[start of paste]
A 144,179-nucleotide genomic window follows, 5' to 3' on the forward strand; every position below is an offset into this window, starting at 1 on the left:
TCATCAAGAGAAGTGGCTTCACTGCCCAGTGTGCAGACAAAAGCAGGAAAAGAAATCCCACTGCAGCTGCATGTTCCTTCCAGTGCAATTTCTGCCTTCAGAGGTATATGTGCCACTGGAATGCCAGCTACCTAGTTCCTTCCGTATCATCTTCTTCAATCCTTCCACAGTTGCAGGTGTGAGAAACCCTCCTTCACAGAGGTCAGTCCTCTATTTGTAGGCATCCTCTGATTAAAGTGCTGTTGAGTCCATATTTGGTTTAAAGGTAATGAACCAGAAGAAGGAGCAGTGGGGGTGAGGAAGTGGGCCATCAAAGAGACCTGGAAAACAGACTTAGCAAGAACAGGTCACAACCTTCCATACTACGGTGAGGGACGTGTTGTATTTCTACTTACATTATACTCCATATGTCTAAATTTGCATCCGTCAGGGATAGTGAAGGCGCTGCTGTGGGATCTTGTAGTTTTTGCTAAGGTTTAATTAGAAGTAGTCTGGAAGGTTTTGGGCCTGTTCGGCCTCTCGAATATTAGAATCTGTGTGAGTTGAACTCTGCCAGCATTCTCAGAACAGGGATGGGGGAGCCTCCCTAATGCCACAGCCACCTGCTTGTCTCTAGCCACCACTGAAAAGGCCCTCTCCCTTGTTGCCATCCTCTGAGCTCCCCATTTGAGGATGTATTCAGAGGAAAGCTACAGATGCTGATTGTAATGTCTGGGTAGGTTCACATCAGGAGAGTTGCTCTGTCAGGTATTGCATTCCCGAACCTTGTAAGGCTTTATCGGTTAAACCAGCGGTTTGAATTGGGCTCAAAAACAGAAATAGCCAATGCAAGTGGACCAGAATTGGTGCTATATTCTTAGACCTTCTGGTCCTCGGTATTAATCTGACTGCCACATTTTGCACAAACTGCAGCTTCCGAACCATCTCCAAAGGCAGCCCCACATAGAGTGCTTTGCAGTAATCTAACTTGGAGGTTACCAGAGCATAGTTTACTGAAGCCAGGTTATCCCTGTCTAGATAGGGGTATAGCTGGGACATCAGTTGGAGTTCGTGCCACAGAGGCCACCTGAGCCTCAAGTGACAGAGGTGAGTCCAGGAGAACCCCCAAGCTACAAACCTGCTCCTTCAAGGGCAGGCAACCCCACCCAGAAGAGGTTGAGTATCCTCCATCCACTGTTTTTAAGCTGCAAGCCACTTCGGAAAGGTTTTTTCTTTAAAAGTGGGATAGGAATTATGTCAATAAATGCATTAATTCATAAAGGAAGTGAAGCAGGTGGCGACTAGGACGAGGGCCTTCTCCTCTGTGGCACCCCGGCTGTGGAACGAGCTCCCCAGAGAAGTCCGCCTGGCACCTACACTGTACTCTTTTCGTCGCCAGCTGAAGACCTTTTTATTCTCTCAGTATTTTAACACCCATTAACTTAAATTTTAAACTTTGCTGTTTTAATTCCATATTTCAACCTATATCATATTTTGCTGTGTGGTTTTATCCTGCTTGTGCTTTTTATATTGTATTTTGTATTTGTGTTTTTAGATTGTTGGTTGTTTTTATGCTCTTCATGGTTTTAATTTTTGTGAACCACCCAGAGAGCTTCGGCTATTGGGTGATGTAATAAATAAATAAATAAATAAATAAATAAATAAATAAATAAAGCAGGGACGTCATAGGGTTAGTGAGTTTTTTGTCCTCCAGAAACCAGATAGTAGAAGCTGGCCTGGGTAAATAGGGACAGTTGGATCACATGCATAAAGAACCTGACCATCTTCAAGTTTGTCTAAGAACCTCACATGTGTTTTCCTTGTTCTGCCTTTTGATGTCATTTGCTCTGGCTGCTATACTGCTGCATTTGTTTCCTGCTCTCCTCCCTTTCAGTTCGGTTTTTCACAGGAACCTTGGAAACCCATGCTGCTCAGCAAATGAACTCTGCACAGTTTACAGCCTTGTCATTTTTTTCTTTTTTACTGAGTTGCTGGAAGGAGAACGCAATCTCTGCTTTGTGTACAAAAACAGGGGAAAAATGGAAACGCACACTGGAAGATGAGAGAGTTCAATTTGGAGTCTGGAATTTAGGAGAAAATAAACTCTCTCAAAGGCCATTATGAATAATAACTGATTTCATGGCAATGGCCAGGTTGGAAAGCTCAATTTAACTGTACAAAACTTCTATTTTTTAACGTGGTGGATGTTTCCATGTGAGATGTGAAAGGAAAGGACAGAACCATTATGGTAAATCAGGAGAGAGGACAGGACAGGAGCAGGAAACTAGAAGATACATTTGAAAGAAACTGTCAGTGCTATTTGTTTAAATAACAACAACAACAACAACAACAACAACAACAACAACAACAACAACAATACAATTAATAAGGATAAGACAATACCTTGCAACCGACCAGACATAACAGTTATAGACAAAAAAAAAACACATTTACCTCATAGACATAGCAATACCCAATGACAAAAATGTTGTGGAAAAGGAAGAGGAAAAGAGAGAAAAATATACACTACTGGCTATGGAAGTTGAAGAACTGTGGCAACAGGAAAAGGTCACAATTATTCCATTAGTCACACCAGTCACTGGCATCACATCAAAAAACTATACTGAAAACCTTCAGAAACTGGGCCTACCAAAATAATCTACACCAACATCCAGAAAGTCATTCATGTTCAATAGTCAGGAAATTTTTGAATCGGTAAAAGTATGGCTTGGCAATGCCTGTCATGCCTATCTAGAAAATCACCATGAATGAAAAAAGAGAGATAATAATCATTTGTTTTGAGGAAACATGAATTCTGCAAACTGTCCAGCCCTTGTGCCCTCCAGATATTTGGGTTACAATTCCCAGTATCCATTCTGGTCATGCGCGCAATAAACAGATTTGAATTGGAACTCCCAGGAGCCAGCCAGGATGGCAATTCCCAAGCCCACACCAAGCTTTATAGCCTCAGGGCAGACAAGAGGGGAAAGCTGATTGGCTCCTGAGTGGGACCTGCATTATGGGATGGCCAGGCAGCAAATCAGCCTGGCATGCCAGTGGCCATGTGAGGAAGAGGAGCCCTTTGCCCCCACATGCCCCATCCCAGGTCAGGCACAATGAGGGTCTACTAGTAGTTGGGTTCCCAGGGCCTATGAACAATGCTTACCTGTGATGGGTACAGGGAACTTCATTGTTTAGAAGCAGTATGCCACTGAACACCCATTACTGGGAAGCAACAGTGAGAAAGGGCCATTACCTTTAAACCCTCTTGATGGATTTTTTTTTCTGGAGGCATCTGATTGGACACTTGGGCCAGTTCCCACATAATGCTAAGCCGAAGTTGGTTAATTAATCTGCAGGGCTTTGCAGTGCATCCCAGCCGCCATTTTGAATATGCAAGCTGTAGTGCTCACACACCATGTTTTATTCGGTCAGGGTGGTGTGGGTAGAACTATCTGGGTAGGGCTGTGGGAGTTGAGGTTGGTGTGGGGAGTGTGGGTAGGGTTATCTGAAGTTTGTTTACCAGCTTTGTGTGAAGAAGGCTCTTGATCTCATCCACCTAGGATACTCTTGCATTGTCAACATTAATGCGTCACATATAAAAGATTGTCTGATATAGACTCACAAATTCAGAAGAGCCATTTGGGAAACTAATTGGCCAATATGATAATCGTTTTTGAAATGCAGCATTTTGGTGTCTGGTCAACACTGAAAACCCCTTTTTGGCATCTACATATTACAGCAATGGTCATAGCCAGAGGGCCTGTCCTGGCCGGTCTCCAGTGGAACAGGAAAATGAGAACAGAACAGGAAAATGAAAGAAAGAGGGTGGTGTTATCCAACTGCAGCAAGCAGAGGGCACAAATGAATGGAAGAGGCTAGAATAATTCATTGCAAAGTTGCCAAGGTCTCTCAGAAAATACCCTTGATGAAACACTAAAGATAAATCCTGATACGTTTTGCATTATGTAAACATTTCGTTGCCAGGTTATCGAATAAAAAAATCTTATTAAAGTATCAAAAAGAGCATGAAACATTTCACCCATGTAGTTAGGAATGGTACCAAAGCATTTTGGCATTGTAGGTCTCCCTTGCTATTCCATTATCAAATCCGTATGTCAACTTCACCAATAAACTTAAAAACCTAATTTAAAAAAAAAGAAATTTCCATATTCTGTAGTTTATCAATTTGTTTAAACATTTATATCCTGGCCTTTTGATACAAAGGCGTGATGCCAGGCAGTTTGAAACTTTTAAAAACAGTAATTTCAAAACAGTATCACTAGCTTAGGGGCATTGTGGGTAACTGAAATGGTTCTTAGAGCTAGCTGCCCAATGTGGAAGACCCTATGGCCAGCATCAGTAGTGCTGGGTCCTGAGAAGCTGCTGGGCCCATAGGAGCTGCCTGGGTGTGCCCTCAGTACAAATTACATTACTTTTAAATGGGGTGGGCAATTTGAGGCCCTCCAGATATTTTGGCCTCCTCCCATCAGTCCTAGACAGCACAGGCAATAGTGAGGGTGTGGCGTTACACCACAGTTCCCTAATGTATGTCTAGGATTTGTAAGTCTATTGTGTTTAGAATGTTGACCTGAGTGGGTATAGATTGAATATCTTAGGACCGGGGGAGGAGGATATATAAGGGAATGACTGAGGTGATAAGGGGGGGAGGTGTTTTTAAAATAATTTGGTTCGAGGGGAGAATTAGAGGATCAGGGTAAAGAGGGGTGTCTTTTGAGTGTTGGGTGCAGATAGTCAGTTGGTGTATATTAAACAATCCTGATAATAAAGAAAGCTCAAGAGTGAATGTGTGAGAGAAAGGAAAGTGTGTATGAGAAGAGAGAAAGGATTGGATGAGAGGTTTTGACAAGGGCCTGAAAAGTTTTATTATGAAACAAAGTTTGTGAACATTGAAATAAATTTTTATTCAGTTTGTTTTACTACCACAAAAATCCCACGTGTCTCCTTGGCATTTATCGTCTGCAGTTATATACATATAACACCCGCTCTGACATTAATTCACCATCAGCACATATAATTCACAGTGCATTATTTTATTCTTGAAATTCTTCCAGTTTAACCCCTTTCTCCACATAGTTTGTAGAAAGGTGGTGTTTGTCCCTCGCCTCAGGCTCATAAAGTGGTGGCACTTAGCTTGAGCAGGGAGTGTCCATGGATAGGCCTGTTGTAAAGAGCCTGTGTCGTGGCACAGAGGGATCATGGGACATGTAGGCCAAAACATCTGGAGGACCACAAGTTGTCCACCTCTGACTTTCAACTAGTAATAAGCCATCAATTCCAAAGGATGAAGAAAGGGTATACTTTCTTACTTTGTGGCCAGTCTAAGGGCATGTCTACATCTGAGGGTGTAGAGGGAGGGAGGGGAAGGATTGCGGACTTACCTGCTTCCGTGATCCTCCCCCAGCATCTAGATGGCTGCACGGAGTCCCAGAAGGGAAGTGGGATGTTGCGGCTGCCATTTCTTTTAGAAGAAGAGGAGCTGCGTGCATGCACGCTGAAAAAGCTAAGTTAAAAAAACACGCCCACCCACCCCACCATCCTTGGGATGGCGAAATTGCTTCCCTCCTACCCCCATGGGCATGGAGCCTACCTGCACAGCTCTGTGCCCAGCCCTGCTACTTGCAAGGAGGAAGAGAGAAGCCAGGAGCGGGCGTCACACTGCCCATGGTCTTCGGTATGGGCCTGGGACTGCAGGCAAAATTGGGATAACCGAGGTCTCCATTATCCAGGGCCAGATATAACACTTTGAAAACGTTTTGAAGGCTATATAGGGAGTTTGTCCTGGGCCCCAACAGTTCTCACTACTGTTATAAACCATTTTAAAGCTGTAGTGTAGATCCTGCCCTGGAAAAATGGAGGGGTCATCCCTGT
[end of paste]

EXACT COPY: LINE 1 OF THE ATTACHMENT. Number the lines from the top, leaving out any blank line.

A 144,179-nucleotide genomic window follows, 5' to 3' on the forward strand; every position below is an offset into this window, starting at 1 on the left: